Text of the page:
WRT cookbooks, I use a variety, including the Sunset Cookbook of Breads, ad Bernard Clayton's The Complete Book of Breads. I think the regulars in this thread will have some good recommendations.
Thanks for the link! I should have made the connection that Mark Bittman was involved. My favorite cookbook, and the one that I got my sandwich bread recipe from, is one of his.
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Old 10-06-2012, 08:56 PM   #637
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I have a problem... Slits on the top rarely ever do anything for my simple breads.

With or without slitting it I can get rounded tops, or I can get flat tops like... a cake layer:








Do you guys think this is from the top hitting the lid? I leave the lid on for the first half of cooking to keep the moisture in, like when using a cast iron pan flipped and on top of another cast iron pan (so like a dutch oven, but not as deep).

The bread seemed like it had risen quite well before cooking.

I feel like I should break open a container of chocolate cake icing and coat the top of it, lol.

Now, admittedly I put some Adobo seasoning in the dough, but it still looked like it rose just fine.

Mambo Dave screwed with this post 10-08-2012 at 07:33 PM
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Old 10-20-2012, 06:57 AM   #638
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Bread Bakers Guild of America Open House

Bakeries nationwide are opening up today for a nationwide open house sponsored by the Bread Bakers Guild of America. This is an opportunity to visit your local (guild members) bakery and see behind the scenes.

If anyone is in Southern New England, come by our place! Address is on our Facebook page. Make sure you introduce yourself!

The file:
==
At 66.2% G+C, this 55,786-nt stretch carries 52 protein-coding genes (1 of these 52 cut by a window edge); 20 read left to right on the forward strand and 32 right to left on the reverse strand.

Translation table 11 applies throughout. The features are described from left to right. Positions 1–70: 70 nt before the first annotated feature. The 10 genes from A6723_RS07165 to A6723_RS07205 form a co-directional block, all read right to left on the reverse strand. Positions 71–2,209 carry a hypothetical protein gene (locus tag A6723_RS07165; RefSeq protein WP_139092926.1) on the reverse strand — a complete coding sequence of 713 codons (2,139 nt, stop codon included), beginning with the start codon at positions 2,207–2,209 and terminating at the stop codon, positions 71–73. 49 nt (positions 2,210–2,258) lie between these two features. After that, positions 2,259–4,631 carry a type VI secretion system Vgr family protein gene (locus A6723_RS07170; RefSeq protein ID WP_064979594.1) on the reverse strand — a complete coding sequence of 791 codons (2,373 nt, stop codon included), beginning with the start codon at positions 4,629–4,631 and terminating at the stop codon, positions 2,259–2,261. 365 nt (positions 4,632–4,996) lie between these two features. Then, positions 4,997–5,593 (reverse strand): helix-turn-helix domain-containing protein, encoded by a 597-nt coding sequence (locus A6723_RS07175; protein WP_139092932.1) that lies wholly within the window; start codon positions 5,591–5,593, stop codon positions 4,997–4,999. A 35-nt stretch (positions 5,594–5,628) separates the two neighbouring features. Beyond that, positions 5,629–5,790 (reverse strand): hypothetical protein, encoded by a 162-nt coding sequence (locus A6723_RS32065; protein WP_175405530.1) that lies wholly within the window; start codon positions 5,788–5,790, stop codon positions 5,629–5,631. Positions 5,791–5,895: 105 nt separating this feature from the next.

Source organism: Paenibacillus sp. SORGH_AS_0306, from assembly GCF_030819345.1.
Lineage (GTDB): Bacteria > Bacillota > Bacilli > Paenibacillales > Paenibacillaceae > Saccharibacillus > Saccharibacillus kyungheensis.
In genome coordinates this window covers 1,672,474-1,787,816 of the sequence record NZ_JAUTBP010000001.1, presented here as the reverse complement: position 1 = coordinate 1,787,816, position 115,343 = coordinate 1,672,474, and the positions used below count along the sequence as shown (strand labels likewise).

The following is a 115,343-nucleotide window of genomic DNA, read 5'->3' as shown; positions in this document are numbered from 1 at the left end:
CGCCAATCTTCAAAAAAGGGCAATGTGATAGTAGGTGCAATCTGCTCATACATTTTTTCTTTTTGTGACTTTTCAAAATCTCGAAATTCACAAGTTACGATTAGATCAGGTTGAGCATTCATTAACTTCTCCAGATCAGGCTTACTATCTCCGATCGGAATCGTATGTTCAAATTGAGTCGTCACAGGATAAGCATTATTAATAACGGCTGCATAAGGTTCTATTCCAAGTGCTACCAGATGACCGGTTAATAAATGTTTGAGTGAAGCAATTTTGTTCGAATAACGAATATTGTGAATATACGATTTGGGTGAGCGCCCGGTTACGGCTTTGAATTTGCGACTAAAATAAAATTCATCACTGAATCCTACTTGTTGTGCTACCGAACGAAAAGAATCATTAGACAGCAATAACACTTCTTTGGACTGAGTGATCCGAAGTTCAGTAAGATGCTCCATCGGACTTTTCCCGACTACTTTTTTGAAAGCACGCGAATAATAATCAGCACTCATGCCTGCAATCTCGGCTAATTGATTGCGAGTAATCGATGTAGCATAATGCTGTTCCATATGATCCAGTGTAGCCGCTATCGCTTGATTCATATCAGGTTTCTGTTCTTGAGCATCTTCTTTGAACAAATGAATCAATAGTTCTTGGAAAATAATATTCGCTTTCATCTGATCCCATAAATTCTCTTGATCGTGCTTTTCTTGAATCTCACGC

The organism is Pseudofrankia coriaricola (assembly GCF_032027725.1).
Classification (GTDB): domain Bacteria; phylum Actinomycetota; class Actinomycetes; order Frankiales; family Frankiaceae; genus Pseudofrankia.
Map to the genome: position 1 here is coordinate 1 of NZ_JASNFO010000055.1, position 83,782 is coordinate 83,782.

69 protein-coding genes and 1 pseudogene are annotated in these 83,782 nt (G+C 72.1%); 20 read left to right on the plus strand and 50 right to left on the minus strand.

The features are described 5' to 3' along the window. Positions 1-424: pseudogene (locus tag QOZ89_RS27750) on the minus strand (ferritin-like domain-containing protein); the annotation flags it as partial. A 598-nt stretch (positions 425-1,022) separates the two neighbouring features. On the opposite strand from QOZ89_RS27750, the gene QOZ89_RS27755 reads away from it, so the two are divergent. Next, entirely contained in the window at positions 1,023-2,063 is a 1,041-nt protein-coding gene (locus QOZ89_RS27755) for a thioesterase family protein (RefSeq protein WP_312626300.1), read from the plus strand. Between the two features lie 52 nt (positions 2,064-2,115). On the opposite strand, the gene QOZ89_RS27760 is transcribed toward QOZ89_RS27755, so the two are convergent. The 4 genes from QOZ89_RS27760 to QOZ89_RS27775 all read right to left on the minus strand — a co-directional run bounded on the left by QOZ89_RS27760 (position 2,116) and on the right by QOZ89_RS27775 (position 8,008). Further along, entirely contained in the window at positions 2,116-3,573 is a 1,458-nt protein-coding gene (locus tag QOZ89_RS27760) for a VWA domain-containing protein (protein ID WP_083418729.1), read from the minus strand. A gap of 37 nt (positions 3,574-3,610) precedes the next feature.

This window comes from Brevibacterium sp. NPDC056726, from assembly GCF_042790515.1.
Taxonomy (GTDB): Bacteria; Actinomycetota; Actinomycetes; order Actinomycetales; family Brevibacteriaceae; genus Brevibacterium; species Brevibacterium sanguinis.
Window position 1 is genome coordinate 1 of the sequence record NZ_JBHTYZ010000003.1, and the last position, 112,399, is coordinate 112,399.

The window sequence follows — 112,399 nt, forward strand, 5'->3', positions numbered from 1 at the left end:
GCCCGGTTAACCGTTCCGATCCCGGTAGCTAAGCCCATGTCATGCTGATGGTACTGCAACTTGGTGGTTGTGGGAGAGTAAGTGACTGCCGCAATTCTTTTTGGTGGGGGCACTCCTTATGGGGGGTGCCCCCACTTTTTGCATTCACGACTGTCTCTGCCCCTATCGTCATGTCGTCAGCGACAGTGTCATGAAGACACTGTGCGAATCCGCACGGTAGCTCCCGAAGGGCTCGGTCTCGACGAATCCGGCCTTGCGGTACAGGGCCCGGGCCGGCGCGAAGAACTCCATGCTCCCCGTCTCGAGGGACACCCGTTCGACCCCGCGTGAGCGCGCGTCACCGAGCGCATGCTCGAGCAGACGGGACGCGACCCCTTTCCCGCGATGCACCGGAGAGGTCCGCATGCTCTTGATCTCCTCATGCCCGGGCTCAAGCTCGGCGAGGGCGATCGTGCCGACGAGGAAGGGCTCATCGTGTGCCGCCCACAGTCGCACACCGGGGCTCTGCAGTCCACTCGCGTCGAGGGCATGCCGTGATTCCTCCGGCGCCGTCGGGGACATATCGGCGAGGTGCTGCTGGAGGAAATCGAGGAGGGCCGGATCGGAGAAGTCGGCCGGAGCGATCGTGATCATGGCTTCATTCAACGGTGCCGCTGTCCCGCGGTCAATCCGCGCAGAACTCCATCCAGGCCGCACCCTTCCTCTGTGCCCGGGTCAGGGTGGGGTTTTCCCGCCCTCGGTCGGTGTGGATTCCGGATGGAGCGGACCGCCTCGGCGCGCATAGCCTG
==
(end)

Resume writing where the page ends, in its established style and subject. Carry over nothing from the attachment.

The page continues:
Here's a list of bakeries participating.

Sorry for the late notice!

Jim
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Old 11-02-2012, 05:12 PM   #639
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Finally started the first fire in the new oven today.


I need to start small and over 4 or 5 days build it up to a bigger fire. There's a lot of moisture that needs to driven out of the oven!





And, the final oven. It still needs the chimney finished, but the oven is basically done. Pizzas next week sometime. Bread the next day!

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Old 11-02-2012, 05:49 PM   #640
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Finally started the first fire in the new oven today.

I need to start small and over 4 or 5 days build it up to a bigger fire. There's a lot of moisture that needs to driven out of the oven!

And, the final oven. It still needs the chimney finished, but the oven is basically done. Pizzas next week sometime. Bread the next day!

So cool Looking forward to seeing the pizza & bread pics
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Old 11-03-2012, 03:23 AM   #641
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Quote:
Originally Posted by Mambo Dave View Post
I have a problem... Slits on the top rarely ever do anything for my simple breads.